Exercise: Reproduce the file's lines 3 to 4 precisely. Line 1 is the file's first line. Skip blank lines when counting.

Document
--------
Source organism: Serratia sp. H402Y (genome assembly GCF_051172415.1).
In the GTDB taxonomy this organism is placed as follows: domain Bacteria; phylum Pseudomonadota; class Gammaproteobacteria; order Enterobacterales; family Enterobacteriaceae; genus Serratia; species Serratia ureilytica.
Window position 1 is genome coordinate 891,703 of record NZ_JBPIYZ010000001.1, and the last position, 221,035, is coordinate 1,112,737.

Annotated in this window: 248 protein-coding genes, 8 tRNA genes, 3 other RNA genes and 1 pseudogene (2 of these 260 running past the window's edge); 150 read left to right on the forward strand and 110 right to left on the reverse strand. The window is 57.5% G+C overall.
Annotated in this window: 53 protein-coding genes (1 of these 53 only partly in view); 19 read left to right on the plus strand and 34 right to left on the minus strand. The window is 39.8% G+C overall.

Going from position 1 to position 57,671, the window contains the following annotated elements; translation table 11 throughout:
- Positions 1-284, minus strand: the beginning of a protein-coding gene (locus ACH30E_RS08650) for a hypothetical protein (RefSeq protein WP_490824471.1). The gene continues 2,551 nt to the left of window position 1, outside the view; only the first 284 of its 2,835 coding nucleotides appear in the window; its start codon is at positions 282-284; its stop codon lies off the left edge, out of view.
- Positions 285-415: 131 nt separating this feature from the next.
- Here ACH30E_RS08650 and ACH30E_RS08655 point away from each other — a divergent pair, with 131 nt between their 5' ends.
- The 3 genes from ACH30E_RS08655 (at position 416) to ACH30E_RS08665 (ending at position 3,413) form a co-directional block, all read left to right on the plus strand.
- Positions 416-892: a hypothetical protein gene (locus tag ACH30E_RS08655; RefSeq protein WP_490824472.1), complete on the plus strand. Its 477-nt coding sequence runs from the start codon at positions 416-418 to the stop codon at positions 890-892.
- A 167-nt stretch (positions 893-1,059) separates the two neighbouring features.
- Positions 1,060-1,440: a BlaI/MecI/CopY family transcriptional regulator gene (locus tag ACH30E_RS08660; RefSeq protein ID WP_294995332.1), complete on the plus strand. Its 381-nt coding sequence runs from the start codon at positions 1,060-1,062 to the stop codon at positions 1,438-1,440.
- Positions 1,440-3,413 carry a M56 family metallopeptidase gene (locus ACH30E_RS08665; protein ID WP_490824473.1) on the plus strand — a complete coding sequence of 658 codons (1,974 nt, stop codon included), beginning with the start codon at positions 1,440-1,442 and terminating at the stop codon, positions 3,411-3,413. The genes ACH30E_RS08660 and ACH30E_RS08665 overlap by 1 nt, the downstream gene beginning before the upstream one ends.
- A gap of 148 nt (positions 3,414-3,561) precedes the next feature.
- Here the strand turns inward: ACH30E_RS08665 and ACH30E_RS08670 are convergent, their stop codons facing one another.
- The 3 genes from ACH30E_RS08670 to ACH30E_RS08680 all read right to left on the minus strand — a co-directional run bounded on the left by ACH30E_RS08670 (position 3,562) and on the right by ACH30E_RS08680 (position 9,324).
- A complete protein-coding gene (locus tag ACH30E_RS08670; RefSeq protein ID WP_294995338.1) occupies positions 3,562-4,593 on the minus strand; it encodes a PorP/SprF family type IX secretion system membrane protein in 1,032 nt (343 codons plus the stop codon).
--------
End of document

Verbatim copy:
Window position 1 is genome coordinate 891,703 of record NZ_JBPIYZ010000001.1, and the last position, 221,035, is coordinate 1,112,737.

Annotated in this window: 248 protein-coding genes, 8 tRNA genes, 3 other RNA genes and 1 pseudogene (2 of these 260 running past the window's edge); 150 read left to right on the forward strand and 110 right to left on the reverse strand. The window is 57.5% G+C overall.